Last Friday night, I picked mum and dad up at the Goulburn South Caravan Park and drove them to the Goulburn Workers Club for a quick drink. We settled into a fancy booth that looked out across Auburn Street, where locals were doing mainies. As I came back from the bar with a tray of drinks, my partner's wildly gesticulating arms collected with the tray, I overcorrected and the drinks flooded across the table in a crazy gin-tonic-red-white-wine deluge. My childhood superstiti
What makes a great work of art? How do you separate the best from the base? What makes an artwork worth $110.5 million such as a recent piece sold by the artist Basquiat? And what work is worthless? This question was brought into sharp focus at this year’s Archibald Prize when Mitch Cairns portrait of his wife took out the $100,000 prize. Other well-known artists such as Tim Storrier and John Olsen harshly criticised the winner. Carins’ work certainly wasn’t my favourite this
I’m going to say it right now, I love Dan Kyle. He’s a young guy, living in the mountains taking an obsessive look at the Australian bush around him. To be honest, it’s not the man I love, it’s the artist. He paints trees again and again and again. The pale trunks of eucalyptus trees like ghosts stalking the landscape. They’re silent witness to what’s going on about them, the birds, the rainfall and the incursions of people. They stand in judgement, looking at us to look with
This was the first year I entered the Belle Arti Prize, it’s a great award run by Chapman & Bailey. Essentially, they send out hundreds of canvases for artists to create works and then they all come back to be hung together. There are so many different styles of works on display, so many different subjects and a crazy array of talent. It’s a true cross-section of artists in Australia and what I particularly love is that everyone – everyone – get’s hung. There’s no elitism, if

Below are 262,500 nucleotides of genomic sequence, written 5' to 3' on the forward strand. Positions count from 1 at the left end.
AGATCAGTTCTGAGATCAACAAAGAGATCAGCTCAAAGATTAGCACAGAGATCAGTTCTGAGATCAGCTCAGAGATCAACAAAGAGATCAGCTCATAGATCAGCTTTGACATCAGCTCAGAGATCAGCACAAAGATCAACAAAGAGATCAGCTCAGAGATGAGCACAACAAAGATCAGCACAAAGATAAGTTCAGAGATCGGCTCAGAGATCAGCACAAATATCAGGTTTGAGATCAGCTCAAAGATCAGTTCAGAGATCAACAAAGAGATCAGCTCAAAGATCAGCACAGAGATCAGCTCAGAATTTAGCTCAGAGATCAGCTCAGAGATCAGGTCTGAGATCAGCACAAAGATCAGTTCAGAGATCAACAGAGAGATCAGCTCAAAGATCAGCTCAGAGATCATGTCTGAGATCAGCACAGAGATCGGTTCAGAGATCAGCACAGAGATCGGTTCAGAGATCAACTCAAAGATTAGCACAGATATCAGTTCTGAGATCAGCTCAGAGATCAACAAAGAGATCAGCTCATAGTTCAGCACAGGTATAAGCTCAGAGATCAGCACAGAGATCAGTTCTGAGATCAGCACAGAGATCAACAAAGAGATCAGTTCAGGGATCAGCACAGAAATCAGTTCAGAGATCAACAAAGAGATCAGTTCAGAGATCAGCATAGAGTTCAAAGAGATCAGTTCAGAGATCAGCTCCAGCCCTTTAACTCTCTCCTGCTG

Idolatry, Acrylic and collage on canvas, Ray Leggott 2013.
Stur Gallery, Xmas Group Show, 2013. Art for art’s sake is a beautiful idea – but artists have to eat. Few of us have generous benefactors to lavish funds upon us, so a sale means we can keep going. Selling work means we can buy new art supplies, sales mean we can secure a space in a studio or artist-run-initiative (ARI) and sales mean we can keep doing what we love. Sales also give us critical feedback. Selling
A trip to the Museum of Old and New Art (MONA) in Hobart, Tasmania is the closest you’ll get to entering Hades. In a good way. Carved into a mountain, you drop into the dark depths of the museum and then flail your way back to the surface. This photo is looking down into the complicated web-like stair structures that emerge from the darkness. A smart device acts as your compass, your string in the labyrinth, that helps you find your way out. Along the way, you meet the strang
I enterted the Saatchi Online collage showdown last month. It’s a great opportunity to showcase your work and even get a chance to show in Saatchi Gallery in London. Great stuff. The old voting system was a ‘hot or not’ style voting where you were paired with another piece of work and the viewer voted on the one they liked the most. Thankfully, they’ve changed the rules again and I feel it’s a fairer, better system. It’s good to know that they’re not afraid to refine their sy